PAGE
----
How to Plan for Estate and Gift Taxes

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Estate and Gift Taxes

How to Plan for Estate and Gift Taxes

Federal estate tax in 2023 mostly remains an issue for the very wealthy — those with an estate valued at more than $12.92 million or $25.84 million for a married couple. Even with the generous exclusion, some estates may be subject to tax, i.e., you may be on the hook for state estate taxes. The tax threshold in Oregon and Massachusetts, for example, is only $1 million. Thankfully, here in Colorado, we do not currently have a local estate tax, so we only need to be mindful of the federal estate tax values. Keep in mind, however, that only a small percentage of taxpayers are subject to the estate tax.

Lifetime Gifting

The current tax rates are scheduled to sunset at the end of 2025, when they’re expected to revert to 2017 levels, adjusted for inflation. With this in mind, you may contemplate the option of lifetime gifting. 

Giving away assets before your death reduces the size of your estate’s tax burden, as long as you are careful about the federal gift tax rules. In 2023, you can gift up to $17,000 each to an unlimited number of people without triggering any taxes. You can make direct gifts — for tuition or medical expenses, to your spouse, to a political organization for its use, and to qualifying charities — without being taxed. Certain kinds of trusts may also provide a workaround.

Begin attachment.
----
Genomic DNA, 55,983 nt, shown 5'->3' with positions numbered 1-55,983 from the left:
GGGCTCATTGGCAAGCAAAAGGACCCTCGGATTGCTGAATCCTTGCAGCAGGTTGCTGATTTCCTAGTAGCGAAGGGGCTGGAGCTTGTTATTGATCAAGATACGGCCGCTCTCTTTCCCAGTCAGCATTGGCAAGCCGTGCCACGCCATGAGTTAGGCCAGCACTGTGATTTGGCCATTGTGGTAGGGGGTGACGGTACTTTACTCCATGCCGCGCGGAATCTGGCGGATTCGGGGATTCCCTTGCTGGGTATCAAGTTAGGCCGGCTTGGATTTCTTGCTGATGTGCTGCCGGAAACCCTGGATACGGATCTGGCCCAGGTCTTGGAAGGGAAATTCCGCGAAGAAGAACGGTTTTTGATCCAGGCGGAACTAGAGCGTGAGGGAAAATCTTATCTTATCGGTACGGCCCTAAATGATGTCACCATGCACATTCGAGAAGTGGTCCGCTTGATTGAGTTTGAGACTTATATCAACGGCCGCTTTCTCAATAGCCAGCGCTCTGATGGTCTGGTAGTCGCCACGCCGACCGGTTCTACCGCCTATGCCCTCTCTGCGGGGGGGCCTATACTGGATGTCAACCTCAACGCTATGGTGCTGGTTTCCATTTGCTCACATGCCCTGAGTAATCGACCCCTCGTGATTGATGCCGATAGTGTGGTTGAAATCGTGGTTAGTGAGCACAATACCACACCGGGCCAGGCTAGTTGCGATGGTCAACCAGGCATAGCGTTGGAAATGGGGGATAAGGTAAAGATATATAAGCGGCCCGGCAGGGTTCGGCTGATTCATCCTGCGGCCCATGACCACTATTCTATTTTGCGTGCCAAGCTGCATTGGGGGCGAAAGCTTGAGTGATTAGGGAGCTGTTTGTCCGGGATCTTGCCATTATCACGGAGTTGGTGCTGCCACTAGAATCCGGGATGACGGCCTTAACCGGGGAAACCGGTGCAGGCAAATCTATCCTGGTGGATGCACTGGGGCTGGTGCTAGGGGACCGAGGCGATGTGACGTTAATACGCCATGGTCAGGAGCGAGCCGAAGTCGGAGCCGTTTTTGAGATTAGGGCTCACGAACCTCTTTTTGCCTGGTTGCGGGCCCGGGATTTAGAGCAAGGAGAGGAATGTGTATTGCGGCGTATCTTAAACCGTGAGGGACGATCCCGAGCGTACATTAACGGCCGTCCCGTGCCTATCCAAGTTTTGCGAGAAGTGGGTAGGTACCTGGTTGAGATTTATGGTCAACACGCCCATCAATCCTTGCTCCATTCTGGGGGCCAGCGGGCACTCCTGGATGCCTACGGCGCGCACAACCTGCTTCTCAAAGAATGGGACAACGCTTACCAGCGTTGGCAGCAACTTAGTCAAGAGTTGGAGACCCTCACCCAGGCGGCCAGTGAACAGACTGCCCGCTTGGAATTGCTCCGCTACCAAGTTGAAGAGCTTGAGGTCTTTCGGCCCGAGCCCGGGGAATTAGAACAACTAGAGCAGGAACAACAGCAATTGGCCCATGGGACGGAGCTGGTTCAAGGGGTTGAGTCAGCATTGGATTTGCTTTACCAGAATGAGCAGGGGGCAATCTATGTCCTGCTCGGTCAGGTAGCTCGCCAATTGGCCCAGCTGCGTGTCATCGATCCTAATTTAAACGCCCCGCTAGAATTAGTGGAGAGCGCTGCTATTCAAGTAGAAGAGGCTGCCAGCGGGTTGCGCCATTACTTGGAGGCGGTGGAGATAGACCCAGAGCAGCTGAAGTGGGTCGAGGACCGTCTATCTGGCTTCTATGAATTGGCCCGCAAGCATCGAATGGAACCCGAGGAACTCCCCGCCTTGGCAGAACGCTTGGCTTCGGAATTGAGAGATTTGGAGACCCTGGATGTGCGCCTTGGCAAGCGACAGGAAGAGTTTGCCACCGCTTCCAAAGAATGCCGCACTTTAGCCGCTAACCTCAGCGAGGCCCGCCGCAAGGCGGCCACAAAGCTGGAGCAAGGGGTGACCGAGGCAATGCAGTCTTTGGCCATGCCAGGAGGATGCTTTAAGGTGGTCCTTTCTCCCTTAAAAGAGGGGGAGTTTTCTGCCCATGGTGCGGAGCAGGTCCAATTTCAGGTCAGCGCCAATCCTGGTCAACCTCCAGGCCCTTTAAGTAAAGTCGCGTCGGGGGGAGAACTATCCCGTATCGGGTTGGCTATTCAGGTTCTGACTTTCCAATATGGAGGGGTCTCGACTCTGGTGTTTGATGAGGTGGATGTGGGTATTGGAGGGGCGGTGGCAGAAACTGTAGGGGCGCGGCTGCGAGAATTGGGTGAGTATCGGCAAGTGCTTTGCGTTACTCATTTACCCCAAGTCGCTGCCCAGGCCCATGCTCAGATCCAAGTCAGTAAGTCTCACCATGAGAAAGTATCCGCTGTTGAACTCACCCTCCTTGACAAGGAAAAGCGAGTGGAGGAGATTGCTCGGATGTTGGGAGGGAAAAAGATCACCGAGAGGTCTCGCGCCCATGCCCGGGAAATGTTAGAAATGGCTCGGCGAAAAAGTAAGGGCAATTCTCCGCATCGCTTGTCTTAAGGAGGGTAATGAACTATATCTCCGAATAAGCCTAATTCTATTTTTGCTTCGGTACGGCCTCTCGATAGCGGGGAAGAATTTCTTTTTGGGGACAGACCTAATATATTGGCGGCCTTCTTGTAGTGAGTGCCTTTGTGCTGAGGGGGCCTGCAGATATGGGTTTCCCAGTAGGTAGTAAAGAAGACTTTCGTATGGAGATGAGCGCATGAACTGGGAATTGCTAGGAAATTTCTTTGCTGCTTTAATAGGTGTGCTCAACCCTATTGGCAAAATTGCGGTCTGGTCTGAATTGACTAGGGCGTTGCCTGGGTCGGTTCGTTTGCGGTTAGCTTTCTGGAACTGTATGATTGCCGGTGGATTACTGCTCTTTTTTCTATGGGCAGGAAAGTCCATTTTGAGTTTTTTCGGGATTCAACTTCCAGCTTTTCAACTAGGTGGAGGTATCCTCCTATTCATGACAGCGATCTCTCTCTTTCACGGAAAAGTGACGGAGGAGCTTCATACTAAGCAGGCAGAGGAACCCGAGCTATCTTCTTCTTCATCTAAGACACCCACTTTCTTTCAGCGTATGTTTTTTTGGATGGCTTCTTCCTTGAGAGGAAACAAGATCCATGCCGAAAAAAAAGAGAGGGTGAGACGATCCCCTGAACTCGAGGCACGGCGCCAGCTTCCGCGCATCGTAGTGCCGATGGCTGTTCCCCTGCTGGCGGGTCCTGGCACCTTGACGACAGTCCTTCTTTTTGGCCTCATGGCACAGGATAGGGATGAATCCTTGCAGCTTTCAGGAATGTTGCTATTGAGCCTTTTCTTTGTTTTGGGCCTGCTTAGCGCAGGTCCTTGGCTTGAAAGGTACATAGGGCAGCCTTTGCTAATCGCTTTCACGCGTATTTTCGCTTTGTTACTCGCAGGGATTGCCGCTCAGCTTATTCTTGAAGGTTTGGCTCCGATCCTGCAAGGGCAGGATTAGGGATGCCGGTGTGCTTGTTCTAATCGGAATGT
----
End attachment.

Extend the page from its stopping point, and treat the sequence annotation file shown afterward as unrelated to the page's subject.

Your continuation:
Estate Tax

Unified Tax System

The estate and gift taxes work hand in hand. Without the gift tax, individuals could give away all their assets during their lifetime and avoid any taxation. Without the estate tax, people could give away all their assets at death without any taxation. Estate and gift taxes are joined into what is sometimes referred to as the federal unified transfer tax system:

  • Both use the same tax rate schedule.
  • Computation of both is cumulative over one’s lifetime. A gift tax credit used in one year reduces the amount of gift tax credit that can be used in future years. The total gift tax credit used during one’s lifetime reduces the credit available to use against estate taxes.
  • Both have marital and charitable deductions to reduce tax liability.
  • The tax rate above the estate tax/gift tax exclusion ranges from 18% to 40%.

How the Taxes Work

Estate and Gift Taxes

An estate tax calculation starts with your gross estate. The basic principle for valuing property is generally its fair market value — what it’s worth at the time of your death. Taking inventory of your major assets will include anything you own with documentation, like a deed or title papers, cash assets as financial and investment accounts, and income-generating assets like a business, rental properties or intellectual property.

It’s a nice thing to be able to give someone you love a gift, especially if that gift can help ensure their security, well-being and even happiness. Often, parents and grandparents are concerned that leaving their children a lot of money will ruin them. Annual gifts are a good way to determine whether that’s true and help the subsequent generations get used to handling wealth. Lifetime gifts can eliminate sudden-wealth syndrome.

Planning out your estate can be difficult if you’re not a professional, so you may want to consider working with an accountant and estate planning attorney to make sure you’ve taken the right things into consideration.

© 2023 The Law Network, P.C.

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